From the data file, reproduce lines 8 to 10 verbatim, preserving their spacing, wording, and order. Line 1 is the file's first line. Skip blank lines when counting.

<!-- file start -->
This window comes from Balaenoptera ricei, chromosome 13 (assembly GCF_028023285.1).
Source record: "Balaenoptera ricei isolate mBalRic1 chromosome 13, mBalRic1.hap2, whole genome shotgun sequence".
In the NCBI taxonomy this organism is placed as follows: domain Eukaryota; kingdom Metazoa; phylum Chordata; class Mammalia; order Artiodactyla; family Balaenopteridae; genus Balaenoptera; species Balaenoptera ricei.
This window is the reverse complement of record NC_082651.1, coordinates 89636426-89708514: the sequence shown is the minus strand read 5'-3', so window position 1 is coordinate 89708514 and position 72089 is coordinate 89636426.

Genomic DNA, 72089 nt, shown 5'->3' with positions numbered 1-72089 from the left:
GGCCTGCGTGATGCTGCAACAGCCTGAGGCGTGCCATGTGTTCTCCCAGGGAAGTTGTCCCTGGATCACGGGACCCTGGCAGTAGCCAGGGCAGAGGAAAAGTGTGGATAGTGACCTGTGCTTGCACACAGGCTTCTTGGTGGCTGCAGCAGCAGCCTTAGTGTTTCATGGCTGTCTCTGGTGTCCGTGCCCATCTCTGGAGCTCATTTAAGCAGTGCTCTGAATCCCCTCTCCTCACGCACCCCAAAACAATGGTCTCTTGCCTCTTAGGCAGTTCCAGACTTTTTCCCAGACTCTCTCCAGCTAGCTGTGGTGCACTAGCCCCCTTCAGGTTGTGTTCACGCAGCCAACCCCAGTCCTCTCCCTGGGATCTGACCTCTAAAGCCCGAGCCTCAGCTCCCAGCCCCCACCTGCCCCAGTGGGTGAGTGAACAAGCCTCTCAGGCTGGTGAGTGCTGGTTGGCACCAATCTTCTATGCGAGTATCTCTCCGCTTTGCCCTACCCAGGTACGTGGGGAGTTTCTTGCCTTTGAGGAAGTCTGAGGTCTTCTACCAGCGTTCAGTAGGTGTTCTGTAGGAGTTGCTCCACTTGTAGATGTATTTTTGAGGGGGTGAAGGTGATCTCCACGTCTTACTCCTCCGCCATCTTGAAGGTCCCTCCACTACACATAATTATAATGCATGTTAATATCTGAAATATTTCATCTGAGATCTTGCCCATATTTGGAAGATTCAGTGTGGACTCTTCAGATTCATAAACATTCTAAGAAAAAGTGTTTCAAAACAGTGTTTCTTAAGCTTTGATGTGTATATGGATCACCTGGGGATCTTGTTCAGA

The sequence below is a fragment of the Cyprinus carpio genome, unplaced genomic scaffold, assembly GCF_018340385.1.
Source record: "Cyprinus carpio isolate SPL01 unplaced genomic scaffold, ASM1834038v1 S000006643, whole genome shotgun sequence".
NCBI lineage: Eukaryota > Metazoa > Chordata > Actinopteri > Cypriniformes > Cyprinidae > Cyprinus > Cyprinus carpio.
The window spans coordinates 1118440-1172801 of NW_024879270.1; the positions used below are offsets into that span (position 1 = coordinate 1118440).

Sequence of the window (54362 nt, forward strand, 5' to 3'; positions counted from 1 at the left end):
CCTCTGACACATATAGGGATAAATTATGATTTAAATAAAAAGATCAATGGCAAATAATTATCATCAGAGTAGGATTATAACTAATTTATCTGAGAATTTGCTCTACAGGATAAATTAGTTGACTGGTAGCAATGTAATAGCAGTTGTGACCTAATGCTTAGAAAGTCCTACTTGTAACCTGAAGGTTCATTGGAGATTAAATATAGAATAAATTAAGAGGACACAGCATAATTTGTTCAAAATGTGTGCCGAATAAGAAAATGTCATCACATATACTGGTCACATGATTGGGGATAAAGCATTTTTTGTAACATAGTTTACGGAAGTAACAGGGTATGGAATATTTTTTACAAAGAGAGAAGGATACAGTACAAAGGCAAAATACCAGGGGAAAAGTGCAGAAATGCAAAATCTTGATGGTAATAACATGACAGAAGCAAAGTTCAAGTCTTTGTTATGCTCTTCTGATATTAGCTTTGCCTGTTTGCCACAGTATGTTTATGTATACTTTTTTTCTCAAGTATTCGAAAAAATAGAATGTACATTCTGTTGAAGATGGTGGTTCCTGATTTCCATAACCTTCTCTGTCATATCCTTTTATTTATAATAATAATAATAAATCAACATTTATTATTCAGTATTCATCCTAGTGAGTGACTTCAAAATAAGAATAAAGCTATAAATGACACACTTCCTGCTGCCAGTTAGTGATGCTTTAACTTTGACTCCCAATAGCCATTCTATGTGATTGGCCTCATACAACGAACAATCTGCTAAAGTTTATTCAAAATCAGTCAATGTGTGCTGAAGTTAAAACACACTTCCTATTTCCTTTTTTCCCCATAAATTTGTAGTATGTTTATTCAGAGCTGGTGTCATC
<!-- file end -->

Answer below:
Source record: "Cyprinus carpio isolate SPL01 unplaced genomic scaffold, ASM1834038v1 S000006643, whole genome shotgun sequence".
NCBI lineage: Eukaryota > Metazoa > Chordata > Actinopteri > Cypriniformes > Cyprinidae > Cyprinus > Cyprinus carpio.
The window spans coordinates 1118440-1172801 of NW_024879270.1; the positions used below are offsets into that span (position 1 = coordinate 1118440).